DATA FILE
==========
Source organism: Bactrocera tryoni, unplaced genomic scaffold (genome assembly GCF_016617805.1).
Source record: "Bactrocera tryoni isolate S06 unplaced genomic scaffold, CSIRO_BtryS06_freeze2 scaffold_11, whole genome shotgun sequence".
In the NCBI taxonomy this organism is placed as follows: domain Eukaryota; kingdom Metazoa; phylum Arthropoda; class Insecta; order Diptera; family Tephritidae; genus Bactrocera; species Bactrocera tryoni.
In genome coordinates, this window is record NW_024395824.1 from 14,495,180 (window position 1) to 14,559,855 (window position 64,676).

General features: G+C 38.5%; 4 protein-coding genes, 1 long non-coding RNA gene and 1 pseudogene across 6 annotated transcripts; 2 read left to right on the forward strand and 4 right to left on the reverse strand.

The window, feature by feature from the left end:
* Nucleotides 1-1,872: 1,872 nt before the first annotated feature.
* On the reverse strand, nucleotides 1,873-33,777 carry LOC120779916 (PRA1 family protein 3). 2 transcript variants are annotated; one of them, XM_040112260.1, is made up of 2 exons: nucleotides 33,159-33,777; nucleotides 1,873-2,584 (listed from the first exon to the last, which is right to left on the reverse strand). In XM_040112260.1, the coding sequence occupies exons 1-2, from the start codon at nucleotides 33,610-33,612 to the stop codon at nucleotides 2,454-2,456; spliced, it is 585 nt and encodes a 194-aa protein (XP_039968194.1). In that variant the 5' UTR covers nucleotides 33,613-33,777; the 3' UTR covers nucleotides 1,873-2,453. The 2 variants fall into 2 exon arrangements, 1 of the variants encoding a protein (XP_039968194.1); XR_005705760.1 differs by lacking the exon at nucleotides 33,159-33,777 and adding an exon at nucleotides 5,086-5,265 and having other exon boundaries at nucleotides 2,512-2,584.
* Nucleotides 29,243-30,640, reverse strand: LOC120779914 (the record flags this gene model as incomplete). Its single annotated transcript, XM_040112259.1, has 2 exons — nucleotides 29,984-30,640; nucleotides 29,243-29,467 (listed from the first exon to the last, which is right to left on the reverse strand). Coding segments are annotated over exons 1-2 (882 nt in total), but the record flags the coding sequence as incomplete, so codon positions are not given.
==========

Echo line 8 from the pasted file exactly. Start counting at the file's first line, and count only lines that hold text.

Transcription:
* On the reverse strand, nucleotides 1,873-33,777 carry LOC120779916 (PRA1 family protein 3). 2 transcript variants are annotated; one of them, XM_040112260.1, is made up of 2 exons: nucleotides 33,159-33,777; nucleotides 1,873-2,584 (listed from the first exon to the last, which is right to left on the reverse strand). In XM_040112260.1, the coding sequence occupies exons 1-2, from the start codon at nucleotides 33,610-33,612 to the stop codon at nucleotides 2,454-2,456; spliced, it is 585 nt and encodes a 194-aa protein (XP_039968194.1). In that variant the 5' UTR covers nucleotides 33,613-33,777; the 3' UTR covers nucleotides 1,873-2,453. The 2 variants fall into 2 exon arrangements, 1 of the variants encoding a protein (XP_039968194.1); XR_005705760.1 differs by lacking the exon at nucleotides 33,159-33,777 and adding an exon at nucleotides 5,086-5,265 and having other exon boundaries at nucleotides 2,512-2,584.